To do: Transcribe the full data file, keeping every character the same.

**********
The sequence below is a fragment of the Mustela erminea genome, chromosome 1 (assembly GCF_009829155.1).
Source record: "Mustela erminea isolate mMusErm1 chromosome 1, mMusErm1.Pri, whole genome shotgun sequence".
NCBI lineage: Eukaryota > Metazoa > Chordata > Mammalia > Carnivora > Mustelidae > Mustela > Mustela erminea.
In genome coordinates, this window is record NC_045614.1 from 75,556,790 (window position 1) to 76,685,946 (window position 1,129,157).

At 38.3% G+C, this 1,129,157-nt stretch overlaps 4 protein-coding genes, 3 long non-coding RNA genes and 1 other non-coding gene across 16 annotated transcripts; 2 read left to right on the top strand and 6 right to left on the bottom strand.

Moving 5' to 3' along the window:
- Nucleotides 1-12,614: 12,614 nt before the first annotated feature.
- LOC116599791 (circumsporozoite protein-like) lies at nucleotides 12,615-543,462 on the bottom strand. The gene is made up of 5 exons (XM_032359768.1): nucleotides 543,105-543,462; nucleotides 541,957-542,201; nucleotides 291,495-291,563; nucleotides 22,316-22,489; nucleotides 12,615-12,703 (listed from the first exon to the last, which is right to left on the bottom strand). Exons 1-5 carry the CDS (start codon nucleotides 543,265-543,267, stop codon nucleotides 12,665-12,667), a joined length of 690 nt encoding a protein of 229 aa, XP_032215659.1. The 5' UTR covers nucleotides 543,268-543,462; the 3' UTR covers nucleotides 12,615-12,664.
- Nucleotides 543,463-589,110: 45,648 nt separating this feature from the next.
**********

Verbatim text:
The sequence below is a fragment of the Mustela erminea genome, chromosome 1 (assembly GCF_009829155.1).
Source record: "Mustela erminea isolate mMusErm1 chromosome 1, mMusErm1.Pri, whole genome shotgun sequence".
NCBI lineage: Eukaryota > Metazoa > Chordata > Mammalia > Carnivora > Mustelidae > Mustela > Mustela erminea.
In genome coordinates, this window is record NC_045614.1 from 75,556,790 (window position 1) to 76,685,946 (window position 1,129,157).

At 38.3% G+C, this 1,129,157-nt stretch overlaps 4 protein-coding genes, 3 long non-coding RNA genes and 1 other non-coding gene across 16 annotated transcripts; 2 read left to right on the top strand and 6 right to left on the bottom strand.

Moving 5' to 3' along the window:
- Nucleotides 1-12,614: 12,614 nt before the first annotated feature.
- LOC116599791 (circumsporozoite protein-like) lies at nucleotides 12,615-543,462 on the bottom strand. The gene is made up of 5 exons (XM_032359768.1): nucleotides 543,105-543,462; nucleotides 541,957-542,201; nucleotides 291,495-291,563; nucleotides 22,316-22,489; nucleotides 12,615-12,703 (listed from the first exon to the last, which is right to left on the bottom strand). Exons 1-5 carry the CDS (start codon nucleotides 543,265-543,267, stop codon nucleotides 12,665-12,667), a joined length of 690 nt encoding a protein of 229 aa, XP_032215659.1. The 5' UTR covers nucleotides 543,268-543,462; the 3' UTR covers nucleotides 12,615-12,664.
- Nucleotides 543,463-589,110: 45,648 nt separating this feature from the next.